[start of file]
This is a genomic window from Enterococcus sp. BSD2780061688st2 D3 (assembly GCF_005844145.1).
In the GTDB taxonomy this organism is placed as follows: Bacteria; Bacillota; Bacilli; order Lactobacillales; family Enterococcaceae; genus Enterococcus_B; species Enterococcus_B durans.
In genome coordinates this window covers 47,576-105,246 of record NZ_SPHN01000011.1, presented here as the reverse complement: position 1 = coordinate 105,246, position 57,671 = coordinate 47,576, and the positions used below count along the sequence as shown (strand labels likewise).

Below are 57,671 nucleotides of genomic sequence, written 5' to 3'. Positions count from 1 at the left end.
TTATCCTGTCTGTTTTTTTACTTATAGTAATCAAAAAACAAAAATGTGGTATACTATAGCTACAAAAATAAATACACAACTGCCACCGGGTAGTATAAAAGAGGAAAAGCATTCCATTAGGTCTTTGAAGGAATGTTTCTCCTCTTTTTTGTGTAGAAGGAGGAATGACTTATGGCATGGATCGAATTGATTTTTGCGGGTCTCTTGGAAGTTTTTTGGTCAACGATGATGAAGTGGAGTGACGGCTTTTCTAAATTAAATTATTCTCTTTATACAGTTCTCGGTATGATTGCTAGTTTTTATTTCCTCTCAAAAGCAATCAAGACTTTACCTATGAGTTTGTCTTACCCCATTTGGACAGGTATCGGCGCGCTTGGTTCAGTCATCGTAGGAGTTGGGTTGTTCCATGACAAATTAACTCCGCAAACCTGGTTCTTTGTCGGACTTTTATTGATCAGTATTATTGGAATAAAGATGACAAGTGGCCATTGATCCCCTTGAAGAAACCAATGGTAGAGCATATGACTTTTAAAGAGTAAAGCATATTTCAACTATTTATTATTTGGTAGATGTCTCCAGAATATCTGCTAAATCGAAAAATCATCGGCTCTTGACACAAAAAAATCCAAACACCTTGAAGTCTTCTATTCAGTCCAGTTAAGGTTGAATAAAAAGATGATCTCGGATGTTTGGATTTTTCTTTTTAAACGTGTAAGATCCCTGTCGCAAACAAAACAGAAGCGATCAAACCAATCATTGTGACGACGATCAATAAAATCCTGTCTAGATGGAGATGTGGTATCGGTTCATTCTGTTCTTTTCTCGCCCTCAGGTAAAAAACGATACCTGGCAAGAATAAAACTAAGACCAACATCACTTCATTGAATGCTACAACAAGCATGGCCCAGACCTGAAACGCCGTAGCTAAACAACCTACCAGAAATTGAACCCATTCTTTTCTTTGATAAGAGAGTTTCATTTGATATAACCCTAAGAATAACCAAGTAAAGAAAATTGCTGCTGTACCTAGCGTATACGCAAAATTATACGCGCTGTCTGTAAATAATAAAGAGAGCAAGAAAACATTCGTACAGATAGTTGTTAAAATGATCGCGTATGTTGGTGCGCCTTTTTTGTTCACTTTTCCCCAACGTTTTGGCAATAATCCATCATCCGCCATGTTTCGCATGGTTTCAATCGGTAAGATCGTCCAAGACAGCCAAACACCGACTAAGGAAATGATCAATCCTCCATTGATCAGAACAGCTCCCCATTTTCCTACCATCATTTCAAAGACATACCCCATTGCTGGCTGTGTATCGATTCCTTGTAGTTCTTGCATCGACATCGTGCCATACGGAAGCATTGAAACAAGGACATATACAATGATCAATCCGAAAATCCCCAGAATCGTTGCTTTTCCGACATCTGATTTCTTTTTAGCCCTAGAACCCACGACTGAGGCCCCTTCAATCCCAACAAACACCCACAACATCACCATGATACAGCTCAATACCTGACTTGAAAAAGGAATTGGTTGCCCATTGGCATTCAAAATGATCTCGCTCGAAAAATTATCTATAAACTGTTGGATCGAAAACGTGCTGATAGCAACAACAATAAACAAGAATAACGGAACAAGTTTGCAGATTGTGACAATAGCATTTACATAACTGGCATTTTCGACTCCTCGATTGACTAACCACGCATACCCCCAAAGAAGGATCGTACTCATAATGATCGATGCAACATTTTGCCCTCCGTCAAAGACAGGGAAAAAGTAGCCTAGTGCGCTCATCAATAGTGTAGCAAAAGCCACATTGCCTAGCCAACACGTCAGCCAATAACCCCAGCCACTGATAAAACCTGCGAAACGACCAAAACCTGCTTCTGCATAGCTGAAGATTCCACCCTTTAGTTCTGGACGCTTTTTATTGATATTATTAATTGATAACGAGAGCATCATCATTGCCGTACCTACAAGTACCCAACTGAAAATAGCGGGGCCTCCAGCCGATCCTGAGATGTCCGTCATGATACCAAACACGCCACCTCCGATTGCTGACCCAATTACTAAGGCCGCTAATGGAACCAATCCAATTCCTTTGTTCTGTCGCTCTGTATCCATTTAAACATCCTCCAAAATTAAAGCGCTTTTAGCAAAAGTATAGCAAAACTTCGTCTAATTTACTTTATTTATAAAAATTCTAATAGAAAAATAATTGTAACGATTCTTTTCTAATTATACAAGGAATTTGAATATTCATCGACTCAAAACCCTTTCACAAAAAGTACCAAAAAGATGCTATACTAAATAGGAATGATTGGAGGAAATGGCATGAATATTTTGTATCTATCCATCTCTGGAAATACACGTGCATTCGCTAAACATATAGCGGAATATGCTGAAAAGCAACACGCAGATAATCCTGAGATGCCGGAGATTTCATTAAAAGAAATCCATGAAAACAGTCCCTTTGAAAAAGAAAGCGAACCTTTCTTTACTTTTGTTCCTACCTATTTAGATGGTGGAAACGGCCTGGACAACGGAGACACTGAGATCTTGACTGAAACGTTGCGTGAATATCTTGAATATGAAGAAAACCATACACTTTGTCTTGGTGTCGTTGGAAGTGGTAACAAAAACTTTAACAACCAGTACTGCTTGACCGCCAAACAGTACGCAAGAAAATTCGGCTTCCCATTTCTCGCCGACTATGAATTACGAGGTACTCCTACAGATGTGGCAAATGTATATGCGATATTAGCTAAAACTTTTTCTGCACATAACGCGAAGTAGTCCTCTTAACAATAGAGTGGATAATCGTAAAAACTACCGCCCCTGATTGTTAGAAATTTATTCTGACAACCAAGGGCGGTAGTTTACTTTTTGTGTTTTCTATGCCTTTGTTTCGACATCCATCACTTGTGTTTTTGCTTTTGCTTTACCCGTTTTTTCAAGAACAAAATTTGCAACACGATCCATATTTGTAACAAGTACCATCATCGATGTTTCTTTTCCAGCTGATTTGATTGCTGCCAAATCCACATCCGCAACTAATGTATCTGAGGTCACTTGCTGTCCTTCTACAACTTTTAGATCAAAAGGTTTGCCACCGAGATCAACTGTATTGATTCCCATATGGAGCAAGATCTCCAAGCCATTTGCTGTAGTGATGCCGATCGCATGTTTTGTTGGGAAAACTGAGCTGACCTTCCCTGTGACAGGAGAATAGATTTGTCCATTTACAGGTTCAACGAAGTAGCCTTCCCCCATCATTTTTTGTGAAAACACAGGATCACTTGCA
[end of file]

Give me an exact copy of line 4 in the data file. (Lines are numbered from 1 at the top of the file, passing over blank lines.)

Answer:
Below are 57,671 nucleotides of genomic sequence, written 5' to 3'. Positions count from 1 at the left end.